Head injuries in children are, unfortunately, a common part of childhood.
Head injuries in children can range in severity from being quite superficial (for example, a cut to the head), to causing a degree of traumatic brain injury (TBI) from very subtle to catastrophic. Both extremes of brain injury can result in a lifetime of ongoing neurological consequences.
Head injuries in children can be sustained in a variety of ways: a fall, a sport injury, a road traffic accident (as a passenger or pedestrian), or as a result of medical negligence to name but a few.
When a child suffers a head injury, they often fully recover over the following weeks however, there is a small proportion of these children who will have sustained a traumatic brain injury and will experience physical, cognitive and behavioural symptoms which are not always obviously apparent where a child’s brain is still developing.
What is a head injury?
The term head injury covers a wide spectrum of injuries affecting the scalp, skull and/or brain and includes:
- Impacts to the head. For example in a road traffic accident when a pedestrian may be hit by a car, or where the head knocks into the ground when tripping over an obstruction;
- A hypoxic event, where the brain is starved of oxygen, for example when a baby is being delivered;
- Indirect trauma, such as whiplash.
Post-accident: What to look for?
From the immediate aftermath of a head injury and in the weeks following, it is important to monitor the child for signs of a traumatic brain injury. Symptoms of traumatic brain injury include:
- Loss of consciousness
- Unequal or unusually large pupils and blurred vision
- Ringing in the ears
- Nausea and/or vomiting
- Problems with balancing, co-ordination and/or walking
- Persistent or worsening headaches
- Bleeding or discharge from the ear or nose
- Abnormal eye movements and/or inability to focus the eyes
- Unusual or confused behavior
- Loss of muscle control
Assessing whether a child has suffered from a head injury is determined on a case-by-case basis. No two injuries are ever the same. In some cases, it can take years for a brain injury to be realised and often they can go undiagnosed.
A subtle head injury can gradually worsen and the results are sometimes unclear until the child has reached adulthood.
Symptoms of traumatic brain injury in children
As a child’s brain is still developing, there are also signs and symptoms to look out for over the following years to indicate whether a traumatic brain injury has been sustained. These can include:
- Weakness or paralysis or dyspraxia
- Sensory problems
- Processing speed
- Planning and Organising
- Social behaviour
This is a non-exhaustive list and there are many signs and symptoms that a child has suffered and is continuing to suffer from a head injury.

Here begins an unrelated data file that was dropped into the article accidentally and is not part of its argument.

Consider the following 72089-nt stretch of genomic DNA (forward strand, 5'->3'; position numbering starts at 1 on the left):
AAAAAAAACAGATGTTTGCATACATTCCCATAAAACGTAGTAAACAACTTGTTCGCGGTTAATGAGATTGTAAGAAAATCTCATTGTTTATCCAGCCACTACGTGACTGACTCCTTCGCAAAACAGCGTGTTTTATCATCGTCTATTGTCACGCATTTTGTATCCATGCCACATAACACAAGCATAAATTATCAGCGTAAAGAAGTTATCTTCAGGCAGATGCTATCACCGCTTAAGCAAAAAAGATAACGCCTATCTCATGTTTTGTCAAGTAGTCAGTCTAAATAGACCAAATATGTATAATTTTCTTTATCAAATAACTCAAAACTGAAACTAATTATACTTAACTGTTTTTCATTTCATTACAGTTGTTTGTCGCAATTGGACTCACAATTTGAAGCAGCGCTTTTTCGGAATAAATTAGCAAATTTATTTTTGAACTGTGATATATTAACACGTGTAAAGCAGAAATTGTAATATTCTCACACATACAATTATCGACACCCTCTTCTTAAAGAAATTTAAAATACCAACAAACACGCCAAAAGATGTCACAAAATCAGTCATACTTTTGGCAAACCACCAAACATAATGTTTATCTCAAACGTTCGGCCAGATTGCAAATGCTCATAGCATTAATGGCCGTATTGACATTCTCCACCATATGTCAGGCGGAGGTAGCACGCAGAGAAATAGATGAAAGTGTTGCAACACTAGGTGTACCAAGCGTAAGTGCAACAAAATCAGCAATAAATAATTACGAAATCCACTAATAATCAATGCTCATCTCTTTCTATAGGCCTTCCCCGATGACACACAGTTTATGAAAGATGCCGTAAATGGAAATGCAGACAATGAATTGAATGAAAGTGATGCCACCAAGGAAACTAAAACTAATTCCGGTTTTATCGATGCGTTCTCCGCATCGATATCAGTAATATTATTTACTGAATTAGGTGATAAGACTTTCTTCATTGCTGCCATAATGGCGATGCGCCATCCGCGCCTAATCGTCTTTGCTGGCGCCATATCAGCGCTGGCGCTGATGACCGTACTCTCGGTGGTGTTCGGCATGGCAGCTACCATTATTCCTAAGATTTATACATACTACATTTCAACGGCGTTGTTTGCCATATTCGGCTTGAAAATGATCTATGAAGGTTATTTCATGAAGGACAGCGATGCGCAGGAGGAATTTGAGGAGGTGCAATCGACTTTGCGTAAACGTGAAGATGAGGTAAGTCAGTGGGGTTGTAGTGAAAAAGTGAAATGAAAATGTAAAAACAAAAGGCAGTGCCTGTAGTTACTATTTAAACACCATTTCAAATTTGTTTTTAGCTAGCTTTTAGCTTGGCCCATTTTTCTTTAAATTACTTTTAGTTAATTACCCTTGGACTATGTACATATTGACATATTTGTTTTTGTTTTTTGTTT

Making a claim
Where your child has sustained a head injury whether through an accident or medical negligence, after instructing Burnetts we will initially:
- Obtain records such as the child’s medical records (sometimes the mother’s records are also required for example where medical negligence at birth is alleged), and education records.
- Obtain independent, medical expert evidence on whether there was negligence, the injuries caused, the treatment required, and the long-term prognosis including any care package that may be required. This will usually involve a number of experts preparing reports to ensure that all aspects of the injury and future care are appropriately addressed, whether just simple aids to make life that little bit easier or round the clock carers.
- Where the medical evidence is supportive, we will then progress the claim seeking, in the first instance, to settle the claim and explaining each stage to you so that you are always of what is happening in your child’s claim.
If compensation is awarded, a personal injury trust will be set up for the child for when they reach 18, if they have capacity. Some funds are available before 18 to a parent or guardian to assist with the child’s care needs before they reach the age of 18 years.
Conditional Fee Agreements
Conditional Fee Agreements are most commonly known as ‘no win, no fee’ agreements. This means that if your claim is unsuccessful you will not have to pay our legal fees. If the claim is successful we would generally deduct our success fee (capped at 25% of general damages) from your general damages and the Defendant would be responsible for our costs.
Whilst legal aid has been greatly restricted in recent years, one of the common head injury claims is of birth injury and this does have the potential to be covered by legal aid. This is something that we would look into and complete the necessary applications for.
If legal aid was unavailable, which is likely if your child has sustained a head injury through an accident, then we would most likely sign you up to a Conditional Fee Agreement.
If you think your child has suffered a head injury as a result of an accident or negligent medical treatment then please contact a member of our Medical Negligence and Serious Injury team on 0191 300 1833 or at firstname.lastname@example.org.